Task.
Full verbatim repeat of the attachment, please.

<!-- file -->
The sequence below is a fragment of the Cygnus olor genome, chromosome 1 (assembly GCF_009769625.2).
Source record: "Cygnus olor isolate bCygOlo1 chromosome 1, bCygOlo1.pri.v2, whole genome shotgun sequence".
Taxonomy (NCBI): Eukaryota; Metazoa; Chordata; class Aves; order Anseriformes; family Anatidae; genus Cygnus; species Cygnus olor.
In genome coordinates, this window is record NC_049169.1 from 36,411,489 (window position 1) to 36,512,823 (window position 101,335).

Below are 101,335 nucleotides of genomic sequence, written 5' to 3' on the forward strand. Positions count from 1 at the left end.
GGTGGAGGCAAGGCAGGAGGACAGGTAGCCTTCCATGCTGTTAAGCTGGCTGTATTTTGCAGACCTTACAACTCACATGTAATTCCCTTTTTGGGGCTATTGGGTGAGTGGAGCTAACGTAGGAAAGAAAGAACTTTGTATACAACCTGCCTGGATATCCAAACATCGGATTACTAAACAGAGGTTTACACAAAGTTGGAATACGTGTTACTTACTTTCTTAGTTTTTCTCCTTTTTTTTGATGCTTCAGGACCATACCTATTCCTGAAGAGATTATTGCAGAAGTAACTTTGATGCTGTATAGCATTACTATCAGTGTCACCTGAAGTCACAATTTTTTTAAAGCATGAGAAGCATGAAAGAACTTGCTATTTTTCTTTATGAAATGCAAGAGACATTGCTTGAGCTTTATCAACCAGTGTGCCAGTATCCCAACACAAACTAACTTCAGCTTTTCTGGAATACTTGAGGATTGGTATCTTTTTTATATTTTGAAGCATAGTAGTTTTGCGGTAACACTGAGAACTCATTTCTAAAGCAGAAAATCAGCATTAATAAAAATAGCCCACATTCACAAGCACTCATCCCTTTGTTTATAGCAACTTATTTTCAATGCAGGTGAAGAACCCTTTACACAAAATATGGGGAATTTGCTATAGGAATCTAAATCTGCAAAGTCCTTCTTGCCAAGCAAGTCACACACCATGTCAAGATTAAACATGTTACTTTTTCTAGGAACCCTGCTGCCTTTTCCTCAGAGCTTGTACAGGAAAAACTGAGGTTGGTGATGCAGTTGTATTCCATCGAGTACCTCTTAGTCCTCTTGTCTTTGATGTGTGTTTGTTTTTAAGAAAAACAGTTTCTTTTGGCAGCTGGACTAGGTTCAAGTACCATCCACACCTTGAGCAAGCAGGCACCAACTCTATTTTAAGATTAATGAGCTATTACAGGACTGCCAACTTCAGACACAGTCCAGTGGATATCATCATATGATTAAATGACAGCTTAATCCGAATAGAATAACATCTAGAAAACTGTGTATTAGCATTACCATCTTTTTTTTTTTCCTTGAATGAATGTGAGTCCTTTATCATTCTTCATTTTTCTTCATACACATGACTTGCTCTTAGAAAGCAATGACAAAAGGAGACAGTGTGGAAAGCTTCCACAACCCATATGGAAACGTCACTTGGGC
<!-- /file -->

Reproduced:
The sequence below is a fragment of the Cygnus olor genome, chromosome 1 (assembly GCF_009769625.2).
Source record: "Cygnus olor isolate bCygOlo1 chromosome 1, bCygOlo1.pri.v2, whole genome shotgun sequence".
Taxonomy (NCBI): Eukaryota; Metazoa; Chordata; class Aves; order Anseriformes; family Anatidae; genus Cygnus; species Cygnus olor.
In genome coordinates, this window is record NC_049169.1 from 36,411,489 (window position 1) to 36,512,823 (window position 101,335).

Below are 101,335 nucleotides of genomic sequence, written 5' to 3' on the forward strand. Positions count from 1 at the left end.
GGTGGAGGCAAGGCAGGAGGACAGGTAGCCTTCCATGCTGTTAAGCTGGCTGTATTTTGCAGACCTTACAACTCACATGTAATTCCCTTTTTGGGGCTATTGGGTGAGTGGAGCTAACGTAGGAAAGAAAGAACTTTGTATACAACCTGCCTGGATATCCAAACATCGGATTACTAAACAGAGGTTTACACAAAGTTGGAATACGTGTTACTTACTTTCTTAGTTTTTCTCCTTTTTTTTGATGCTTCAGGACCATACCTATTCCTGAAGAGATTATTGCAGAAGTAACTTTGATGCTGTATAGCATTACTATCAGTGTCACCTGAAGTCACAATTTTTTTAAAGCATGAGAAGCATGAAAGAACTTGCTATTTTTCTTTATGAAATGCAAGAGACATTGCTTGAGCTTTATCAACCAGTGTGCCAGTATCCCAACACAAACTAACTTCAGCTTTTCTGGAATACTTGAGGATTGGTATCTTTTTTATATTTTGAAGCATAGTAGTTTTGCGGTAACACTGAGAACTCATTTCTAAAGCAGAAAATCAGCATTAATAAAAATAGCCCACATTCACAAGCACTCATCCCTTTGTTTATAGCAACTTATTTTCAATGCAGGTGAAGAACCCTTTACACAAAATATGGGGAATTTGCTATAGGAATCTAAATCTGCAAAGTCCTTCTTGCCAAGCAAGTCACACACCATGTCAAGATTAAACATGTTACTTTTTCTAGGAACCCTGCTGCCTTTTCCTCAGAGCTTGTACAGGAAAAACTGAGGTTGGTGATGCAGTTGTATTCCATCGAGTACCTCTTAGTCCTCTTGTCTTTGATGTGTGTTTGTTTTTAAGAAAAACAGTTTCTTTTGGCAGCTGGACTAGGTTCAAGTACCATCCACACCTTGAGCAAGCAGGCACCAACTCTATTTTAAGATTAATGAGCTATTACAGGACTGCCAACTTCAGACACAGTCCAGTGGATATCATCATATGATTAAATGACAGCTTAATCCGAATAGAATAACATCTAGAAAACTGTGTATTAGCATTACCATCTTTTTTTTTTTCCTTGAATGAATGTGAGTCCTTTATCATTCTTCATTTTTCTTCATACACATGACTTGCTCTTAGAAAGCAATGACAAAAGGAGACAGTGTGGAAAGCTTCCACAACCCATATGGAAACGTCACTTGGGC